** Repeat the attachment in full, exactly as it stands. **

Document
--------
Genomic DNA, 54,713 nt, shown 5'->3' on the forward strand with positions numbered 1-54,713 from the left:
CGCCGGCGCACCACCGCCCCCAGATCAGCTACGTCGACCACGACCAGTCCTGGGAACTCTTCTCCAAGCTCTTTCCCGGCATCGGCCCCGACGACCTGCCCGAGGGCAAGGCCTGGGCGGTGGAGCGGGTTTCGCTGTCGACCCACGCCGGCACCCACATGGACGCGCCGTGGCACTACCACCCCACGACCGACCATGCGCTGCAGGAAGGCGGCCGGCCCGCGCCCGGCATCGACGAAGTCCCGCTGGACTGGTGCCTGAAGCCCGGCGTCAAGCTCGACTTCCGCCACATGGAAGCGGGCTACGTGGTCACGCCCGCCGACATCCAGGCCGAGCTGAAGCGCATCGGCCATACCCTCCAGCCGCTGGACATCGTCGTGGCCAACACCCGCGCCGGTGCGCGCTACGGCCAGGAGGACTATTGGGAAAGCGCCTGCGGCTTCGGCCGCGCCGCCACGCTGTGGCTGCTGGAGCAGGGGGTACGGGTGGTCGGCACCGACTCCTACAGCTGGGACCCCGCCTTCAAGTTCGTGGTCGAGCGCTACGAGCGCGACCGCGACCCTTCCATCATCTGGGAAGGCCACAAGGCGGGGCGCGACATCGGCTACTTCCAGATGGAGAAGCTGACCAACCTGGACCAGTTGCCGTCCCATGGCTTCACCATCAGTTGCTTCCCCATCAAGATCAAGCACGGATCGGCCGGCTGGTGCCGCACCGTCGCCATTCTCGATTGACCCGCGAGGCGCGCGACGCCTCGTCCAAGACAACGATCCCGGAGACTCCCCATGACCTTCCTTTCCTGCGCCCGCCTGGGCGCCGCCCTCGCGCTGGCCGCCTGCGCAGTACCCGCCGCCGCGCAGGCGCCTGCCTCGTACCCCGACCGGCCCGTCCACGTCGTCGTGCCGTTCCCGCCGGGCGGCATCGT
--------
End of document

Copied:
Genomic DNA, 54,713 nt, shown 5'->3' on the forward strand with positions numbered 1-54,713 from the left:
CGCCGGCGCACCACCGCCCCCAGATCAGCTACGTCGACCACGACCAGTCCTGGGAACTCTTCTCCAAGCTCTTTCCCGGCATCGGCCCCGACGACCTGCCCGAGGGCAAGGCCTGGGCGGTGGAGCGGGTTTCGCTGTCGACCCACGCCGGCACCCACATGGACGCGCCGTGGCACTACCACCCCACGACCGACCATGCGCTGCAGGAAGGCGGCCGGCCCGCGCCCGGCATCGACGAAGTCCCGCTGGACTGGTGCCTGAAGCCCGGCGTCAAGCTCGACTTCCGCCACATGGAAGCGGGCTACGTGGTCACGCCCGCCGACATCCAGGCCGAGCTGAAGCGCATCGGCCATACCCTCCAGCCGCTGGACATCGTCGTGGCCAACACCCGCGCCGGTGCGCGCTACGGCCAGGAGGACTATTGGGAAAGCGCCTGCGGCTTCGGCCGCGCCGCCACGCTGTGGCTGCTGGAGCAGGGGGTACGGGTGGTCGGCACCGACTCCTACAGCTGGGACCCCGCCTTCAAGTTCGTGGTCGAGCGCTACGAGCGCGACCGCGACCCTTCCATCATCTGGGAAGGCCACAAGGCGGGGCGCGACATCGGCTACTTCCAGATGGAGAAGCTGACCAACCTGGACCAGTTGCCGTCCCATGGCTTCACCATCAGTTGCTTCCCCATCAAGATCAAGCACGGATCGGCCGGCTGGTGCCGCACCGTCGCCATTCTCGATTGACCCGCGAGGCGCGCGACGCCTCGTCCAAGACAACGATCCCGGAGACTCCCCATGACCTTCCTTTCCTGCGCCCGCCTGGGCGCCGCCCTCGCGCTGGCCGCCTGCGCAGTACCCGCCGCCGCGCAGGCGCCTGCCTCGTACCCCGACCGGCCCGTCCACGTCGTCGTGCCGTTCCCGCCGGGCGGCATCGT